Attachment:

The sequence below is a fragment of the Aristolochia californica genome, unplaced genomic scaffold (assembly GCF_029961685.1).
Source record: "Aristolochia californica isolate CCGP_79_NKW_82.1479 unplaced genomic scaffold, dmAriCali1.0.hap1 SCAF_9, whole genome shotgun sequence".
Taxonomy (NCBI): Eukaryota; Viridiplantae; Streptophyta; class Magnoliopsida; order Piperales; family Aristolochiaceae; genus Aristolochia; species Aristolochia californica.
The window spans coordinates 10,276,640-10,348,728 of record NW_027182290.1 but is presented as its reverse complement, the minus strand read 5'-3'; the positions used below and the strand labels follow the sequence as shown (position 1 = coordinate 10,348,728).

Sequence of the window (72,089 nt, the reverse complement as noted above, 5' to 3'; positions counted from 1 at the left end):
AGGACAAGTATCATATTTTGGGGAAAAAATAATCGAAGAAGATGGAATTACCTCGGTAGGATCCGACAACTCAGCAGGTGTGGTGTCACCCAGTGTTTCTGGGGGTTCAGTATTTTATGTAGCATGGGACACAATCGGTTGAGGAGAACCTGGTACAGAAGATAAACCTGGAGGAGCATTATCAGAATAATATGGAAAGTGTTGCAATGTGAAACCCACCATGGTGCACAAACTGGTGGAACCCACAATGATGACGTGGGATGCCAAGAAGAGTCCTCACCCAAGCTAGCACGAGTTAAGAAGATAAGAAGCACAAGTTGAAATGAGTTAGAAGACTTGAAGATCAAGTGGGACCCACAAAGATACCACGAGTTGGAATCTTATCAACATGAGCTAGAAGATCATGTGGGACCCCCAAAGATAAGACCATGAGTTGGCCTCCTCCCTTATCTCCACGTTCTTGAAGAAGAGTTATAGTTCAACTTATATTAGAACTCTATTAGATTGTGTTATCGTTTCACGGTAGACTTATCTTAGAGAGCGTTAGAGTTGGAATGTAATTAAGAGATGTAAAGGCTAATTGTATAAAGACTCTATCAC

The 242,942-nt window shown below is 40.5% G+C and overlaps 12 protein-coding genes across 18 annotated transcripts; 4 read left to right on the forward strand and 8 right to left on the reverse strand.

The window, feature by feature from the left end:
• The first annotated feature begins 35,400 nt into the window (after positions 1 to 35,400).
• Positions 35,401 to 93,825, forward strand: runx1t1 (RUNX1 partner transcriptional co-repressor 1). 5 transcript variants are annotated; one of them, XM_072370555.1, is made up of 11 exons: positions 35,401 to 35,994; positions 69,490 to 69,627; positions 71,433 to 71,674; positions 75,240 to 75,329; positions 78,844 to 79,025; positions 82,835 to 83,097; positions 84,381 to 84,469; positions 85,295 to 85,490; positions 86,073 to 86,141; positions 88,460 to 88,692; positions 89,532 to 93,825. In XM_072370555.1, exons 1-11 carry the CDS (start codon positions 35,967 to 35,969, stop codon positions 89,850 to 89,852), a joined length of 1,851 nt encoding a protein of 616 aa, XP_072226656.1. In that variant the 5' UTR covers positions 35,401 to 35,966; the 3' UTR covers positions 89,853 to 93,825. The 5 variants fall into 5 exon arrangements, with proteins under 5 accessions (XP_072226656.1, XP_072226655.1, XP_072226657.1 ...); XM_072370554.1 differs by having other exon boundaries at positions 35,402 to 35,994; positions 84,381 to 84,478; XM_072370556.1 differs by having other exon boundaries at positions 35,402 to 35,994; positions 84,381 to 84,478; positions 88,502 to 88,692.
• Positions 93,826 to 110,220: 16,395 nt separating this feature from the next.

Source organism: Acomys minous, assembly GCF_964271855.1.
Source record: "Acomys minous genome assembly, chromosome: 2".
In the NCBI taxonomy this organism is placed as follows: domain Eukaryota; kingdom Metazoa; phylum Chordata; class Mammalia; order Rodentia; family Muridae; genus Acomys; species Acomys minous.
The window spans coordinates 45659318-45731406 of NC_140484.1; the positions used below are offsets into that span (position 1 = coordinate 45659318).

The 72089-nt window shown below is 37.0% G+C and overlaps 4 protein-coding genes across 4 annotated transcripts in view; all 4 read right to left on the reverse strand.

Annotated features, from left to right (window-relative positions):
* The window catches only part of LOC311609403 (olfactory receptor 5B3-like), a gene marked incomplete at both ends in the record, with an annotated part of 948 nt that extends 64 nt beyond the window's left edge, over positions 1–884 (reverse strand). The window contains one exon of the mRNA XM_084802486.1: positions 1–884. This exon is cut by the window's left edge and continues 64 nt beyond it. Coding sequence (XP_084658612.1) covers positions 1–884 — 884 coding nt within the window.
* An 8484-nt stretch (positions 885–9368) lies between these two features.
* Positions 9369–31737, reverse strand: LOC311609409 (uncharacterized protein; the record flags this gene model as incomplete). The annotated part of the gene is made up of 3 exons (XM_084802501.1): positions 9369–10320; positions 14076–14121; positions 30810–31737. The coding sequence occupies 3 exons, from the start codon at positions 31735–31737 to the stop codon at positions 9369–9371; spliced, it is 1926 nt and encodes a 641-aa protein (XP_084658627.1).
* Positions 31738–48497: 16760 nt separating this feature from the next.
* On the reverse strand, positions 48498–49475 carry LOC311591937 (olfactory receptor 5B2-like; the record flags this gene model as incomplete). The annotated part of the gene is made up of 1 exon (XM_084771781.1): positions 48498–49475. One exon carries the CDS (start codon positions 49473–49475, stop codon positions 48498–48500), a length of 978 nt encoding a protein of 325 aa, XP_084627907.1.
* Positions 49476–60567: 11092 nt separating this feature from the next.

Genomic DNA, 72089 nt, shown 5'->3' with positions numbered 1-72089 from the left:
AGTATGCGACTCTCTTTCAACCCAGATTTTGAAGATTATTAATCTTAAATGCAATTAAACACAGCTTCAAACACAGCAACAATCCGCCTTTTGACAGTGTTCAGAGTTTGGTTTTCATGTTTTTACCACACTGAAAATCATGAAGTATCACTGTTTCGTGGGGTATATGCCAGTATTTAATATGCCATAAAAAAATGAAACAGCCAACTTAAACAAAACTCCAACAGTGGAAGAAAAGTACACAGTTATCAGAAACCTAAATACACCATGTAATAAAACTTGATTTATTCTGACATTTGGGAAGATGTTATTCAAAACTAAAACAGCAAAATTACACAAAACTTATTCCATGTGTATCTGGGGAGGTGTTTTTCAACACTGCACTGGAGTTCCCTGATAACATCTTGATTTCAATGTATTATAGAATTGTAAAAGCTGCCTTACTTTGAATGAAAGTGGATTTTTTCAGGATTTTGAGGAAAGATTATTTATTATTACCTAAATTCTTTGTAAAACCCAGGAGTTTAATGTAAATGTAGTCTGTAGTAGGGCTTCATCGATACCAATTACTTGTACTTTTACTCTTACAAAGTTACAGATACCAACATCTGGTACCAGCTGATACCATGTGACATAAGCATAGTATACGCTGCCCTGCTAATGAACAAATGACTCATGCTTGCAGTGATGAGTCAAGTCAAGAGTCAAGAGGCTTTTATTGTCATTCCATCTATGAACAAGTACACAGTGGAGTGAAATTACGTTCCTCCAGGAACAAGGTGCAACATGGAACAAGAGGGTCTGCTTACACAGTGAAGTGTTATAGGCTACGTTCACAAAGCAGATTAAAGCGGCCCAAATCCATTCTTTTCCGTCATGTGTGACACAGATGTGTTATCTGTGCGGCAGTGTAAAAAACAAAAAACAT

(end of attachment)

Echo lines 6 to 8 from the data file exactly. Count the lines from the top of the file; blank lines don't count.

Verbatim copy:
AGGACAAGTATCATATTTTGGGGAAAAAATAATCGAAGAAGATGGAATTACCTCGGTAGGATCCGACAACTCAGCAGGTGTGGTGTCACCCAGTGTTTCTGGGGGTTCAGTATTTTATGTAGCATGGGACACAATCGGTTGAGGAGAACCTGGTACAGAAGATAAACCTGGAGGAGCATTATCAGAATAATATGGAAAGTGTTGCAATGTGAAACCCACCATGGTGCACAAACTGGTGGAACCCACAATGATGACGTGGGATGCCAAGAAGAGTCCTCACCCAAGCTAGCACGAGTTAAGAAGATAAGAAGCACAAGTTGAAATGAGTTAGAAGACTTGAAGATCAAGTGGGACCCACAAAGATACCACGAGTTGGAATCTTATCAACATGAGCTAGAAGATCATGTGGGACCCCCAAAGATAAGACCATGAGTTGGCCTCCTCCCTTATCTCCACGTTCTTGAAGAAGAGTTATAGTTCAACTTATATTAGAACTCTATTAGATTGTGTTATCGTTTCACGGTAGACTTATCTTAGAGAGCGTTAGAGTTGGAATGTAATTAAGAGATGTAAAGGCTAATTGTATAAAGACTCTATCAC

The 242,942-nt window shown below is 40.5% G+C and overlaps 12 protein-coding genes across 18 annotated transcripts; 4 read left to right on the forward strand and 8 right to left on the reverse strand.

The window, feature by feature from the left end: